lit3374pp10 - Psalms Praise the Lord...

Info iconThis preview shows pages 1–9. Sign up to view the full content.

View Full Document Right Arrow Icon
  Copyright 2006 Keith D. White Psalms Praise the Lord
Background image of page 1

Info iconThis preview has intentionally blurred sections. Sign up to view the full version.

View Full DocumentRight Arrow Icon
  Copyright 2006 Keith D. White Songs and Praises The title Psalms derives from Greek psalmos, “song,” (pl. psalmoi “songs.”) The Greek had translated psalmos from the Hebrew mizmor , “song.” A collection of psalms is a psalter, from the Greek psalterion , a type of harp. The Hebrew word for Psalms is Tehillim , “Praises.”
Background image of page 2
  Copyright 2006 Keith D. White David the Psalmist Tradition holds that David was a great musician, and so many of the psalms were later attributed to him. “And whenever the evil spirit from God came upon Saul, David took the lyre and played it with his hand, and Saul would be relieved and feel better, and the evil spirit would depart from him.” —1 Samuel 16
Background image of page 3

Info iconThis preview has intentionally blurred sections. Sign up to view the full version.

View Full DocumentRight Arrow Icon
  Copyright 2006 Keith D. White Collections of Praises However, our book of Psalms is a collection of subcollections of psalms written between the 5 th and 2 nd centuries B.C.E. For example, Elohim outnumbers YHWH by nearly four to one in Psalms 42-83, That grouping is called the Elohistic Psalter. Also, Psalm 72 ends with the line, “The prayers of David son of Jesse are ended,” and yet we still have 78 more psalms.
Background image of page 4
  Copyright 2006 Keith D. White Other Psalmists Other Psalms bear the superscription of what appear to be professional psalmists for the Jerusalem Temple: Asaph and the Korahites Not included in the Bible are the 18 “Psalms of Solomon,” a collection written after the Roman invasion in 63. B.C.E. to explain why the country continues to suffer (the sin of even a single person can bring punishment to an entire country). The Apocrypha has a 151 st psalm ascribed to David, but it was written sometime during the Persian period (6 th – 4 th cent. B.C.E.)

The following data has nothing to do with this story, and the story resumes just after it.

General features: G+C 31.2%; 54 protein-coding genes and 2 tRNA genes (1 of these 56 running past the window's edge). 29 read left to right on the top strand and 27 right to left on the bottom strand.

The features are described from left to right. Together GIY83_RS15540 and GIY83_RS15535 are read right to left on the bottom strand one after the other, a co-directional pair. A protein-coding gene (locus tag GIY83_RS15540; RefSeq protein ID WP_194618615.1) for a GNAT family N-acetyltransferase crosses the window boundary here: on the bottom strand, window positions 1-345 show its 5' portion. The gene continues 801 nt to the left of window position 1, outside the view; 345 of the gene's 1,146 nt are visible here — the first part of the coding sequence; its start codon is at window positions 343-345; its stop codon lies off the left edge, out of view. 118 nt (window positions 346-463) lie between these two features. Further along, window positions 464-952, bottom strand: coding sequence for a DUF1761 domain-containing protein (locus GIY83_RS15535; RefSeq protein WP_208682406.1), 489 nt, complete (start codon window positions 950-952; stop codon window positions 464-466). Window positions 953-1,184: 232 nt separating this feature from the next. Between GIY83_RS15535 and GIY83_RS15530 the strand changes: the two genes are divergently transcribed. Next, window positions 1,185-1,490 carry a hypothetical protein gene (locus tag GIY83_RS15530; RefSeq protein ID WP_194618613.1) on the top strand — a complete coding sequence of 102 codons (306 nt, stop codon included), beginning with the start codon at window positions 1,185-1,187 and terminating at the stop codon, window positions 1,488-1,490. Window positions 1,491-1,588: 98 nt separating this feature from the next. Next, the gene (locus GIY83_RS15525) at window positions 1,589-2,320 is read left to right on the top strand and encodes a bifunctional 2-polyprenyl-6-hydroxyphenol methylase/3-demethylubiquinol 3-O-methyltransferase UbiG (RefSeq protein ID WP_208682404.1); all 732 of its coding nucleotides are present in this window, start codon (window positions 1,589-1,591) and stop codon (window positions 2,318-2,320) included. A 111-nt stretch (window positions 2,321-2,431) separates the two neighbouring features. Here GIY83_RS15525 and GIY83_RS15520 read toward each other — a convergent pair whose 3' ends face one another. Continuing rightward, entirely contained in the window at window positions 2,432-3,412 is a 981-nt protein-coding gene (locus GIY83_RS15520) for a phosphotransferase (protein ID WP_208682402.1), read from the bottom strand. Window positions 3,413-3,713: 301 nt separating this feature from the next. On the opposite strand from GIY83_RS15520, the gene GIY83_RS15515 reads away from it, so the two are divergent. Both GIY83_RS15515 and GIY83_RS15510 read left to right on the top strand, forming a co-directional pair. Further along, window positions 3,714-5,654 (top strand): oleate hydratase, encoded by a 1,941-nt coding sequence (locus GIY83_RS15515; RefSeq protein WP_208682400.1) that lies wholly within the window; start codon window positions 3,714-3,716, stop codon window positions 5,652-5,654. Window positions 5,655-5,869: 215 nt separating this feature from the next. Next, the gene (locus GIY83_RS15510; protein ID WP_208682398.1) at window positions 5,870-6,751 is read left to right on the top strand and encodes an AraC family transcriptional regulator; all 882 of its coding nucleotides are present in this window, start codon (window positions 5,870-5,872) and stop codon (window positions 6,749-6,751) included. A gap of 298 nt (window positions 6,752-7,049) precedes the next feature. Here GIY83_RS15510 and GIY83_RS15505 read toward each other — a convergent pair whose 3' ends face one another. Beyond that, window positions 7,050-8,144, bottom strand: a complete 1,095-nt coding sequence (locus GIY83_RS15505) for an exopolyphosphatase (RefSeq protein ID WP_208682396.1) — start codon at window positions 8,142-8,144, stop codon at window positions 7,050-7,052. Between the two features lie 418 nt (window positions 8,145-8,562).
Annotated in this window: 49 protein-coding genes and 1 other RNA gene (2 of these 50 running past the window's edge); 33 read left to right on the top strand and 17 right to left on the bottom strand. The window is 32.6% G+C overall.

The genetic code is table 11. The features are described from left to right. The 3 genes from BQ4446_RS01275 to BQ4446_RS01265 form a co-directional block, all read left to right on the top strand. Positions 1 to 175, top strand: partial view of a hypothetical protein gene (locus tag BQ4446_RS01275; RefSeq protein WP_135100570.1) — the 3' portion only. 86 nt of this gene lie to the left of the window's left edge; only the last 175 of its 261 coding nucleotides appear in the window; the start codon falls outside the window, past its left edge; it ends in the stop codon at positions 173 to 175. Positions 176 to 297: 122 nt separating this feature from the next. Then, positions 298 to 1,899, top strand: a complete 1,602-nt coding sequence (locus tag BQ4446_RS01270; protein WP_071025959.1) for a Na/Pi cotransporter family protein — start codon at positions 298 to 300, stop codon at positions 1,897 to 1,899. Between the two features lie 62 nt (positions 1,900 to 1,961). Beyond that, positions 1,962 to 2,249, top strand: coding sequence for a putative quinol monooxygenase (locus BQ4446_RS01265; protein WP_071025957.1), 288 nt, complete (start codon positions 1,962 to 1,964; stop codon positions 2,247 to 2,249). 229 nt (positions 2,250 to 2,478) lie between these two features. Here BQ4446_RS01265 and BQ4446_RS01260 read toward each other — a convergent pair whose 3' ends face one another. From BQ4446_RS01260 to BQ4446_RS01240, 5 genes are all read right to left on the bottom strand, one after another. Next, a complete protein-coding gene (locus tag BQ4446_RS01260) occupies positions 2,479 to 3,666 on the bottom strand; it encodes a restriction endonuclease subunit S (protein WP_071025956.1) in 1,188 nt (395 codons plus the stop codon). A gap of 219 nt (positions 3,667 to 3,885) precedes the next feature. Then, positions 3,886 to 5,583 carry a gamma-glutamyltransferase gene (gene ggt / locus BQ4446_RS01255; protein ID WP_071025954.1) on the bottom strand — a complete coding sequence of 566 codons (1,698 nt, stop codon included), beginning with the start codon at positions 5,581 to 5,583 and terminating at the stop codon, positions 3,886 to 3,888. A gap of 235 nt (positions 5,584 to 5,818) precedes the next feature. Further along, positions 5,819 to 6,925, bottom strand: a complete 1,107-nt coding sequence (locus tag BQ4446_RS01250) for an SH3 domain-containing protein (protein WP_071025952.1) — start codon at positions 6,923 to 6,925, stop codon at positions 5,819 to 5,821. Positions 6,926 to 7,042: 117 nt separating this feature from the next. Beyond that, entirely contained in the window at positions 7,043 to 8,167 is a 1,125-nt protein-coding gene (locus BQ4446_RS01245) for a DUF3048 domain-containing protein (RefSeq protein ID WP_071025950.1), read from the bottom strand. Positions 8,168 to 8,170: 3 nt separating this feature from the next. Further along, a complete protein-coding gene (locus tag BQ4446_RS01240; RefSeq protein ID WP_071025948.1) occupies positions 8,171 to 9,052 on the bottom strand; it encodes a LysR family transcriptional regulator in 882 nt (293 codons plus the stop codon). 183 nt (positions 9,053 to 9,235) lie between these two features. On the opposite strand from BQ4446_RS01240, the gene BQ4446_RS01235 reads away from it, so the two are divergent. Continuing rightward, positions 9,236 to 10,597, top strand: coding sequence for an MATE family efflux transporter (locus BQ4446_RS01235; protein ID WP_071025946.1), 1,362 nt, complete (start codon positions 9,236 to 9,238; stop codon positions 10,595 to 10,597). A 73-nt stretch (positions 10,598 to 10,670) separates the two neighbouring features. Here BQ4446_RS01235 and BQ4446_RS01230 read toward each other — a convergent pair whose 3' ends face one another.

Background image of page 5

Info iconThis preview has intentionally blurred sections. Sign up to view the full version.

View Full DocumentRight Arrow Icon
  Copyright 2006 Keith D. White Duplications Other evidence of subcollections is the duplication of certain psalms or parts of palms. For example, Ps. 53 is a duplicate of Ps. 14. Ps. 70.2-6 = Ps. 40.14-18, Ps. 71:1-3 = Ps. 31.2-4, Ps. 108 appears in Ps. 57:8-12 and 60:7-14. Obviously there was more then one psalter when the modern one was canonized.
Background image of page 6
  Copyright 2006 Keith D. White Tradition Busted So, like many popular misconceptions, the book of Psalms was not written by David. It is interesting to investigate how misconceptions like that above or the notion that Solomon wrote Song of Solomon/Songs, Proverbs, and Ecclesiastes arise. The Bible does little if anything to create or to maintain these traditions.
Background image of page 7

Info iconThis preview has intentionally blurred sections. Sign up to view the full version.

View Full DocumentRight Arrow Icon
Copyright 2006 Keith D. White Context I suspect that, as so many people have told me, few people read the entire Bible. Although the Bible is an anthology, no part of it should be read out of context. Context
Background image of page 8
Image of page 9
This is the end of the preview. Sign up to access the rest of the document.

This note was uploaded on 07/01/2010 for the course LIT 3374 taught by Professor Staff during the Fall '08 term at University of South Florida.

Page1 / 45

lit3374pp10 - Psalms Praise the Lord...

This preview shows document pages 1 - 9. Sign up to view the full document.

View Full Document Right Arrow Icon
Ask a homework question - tutors are online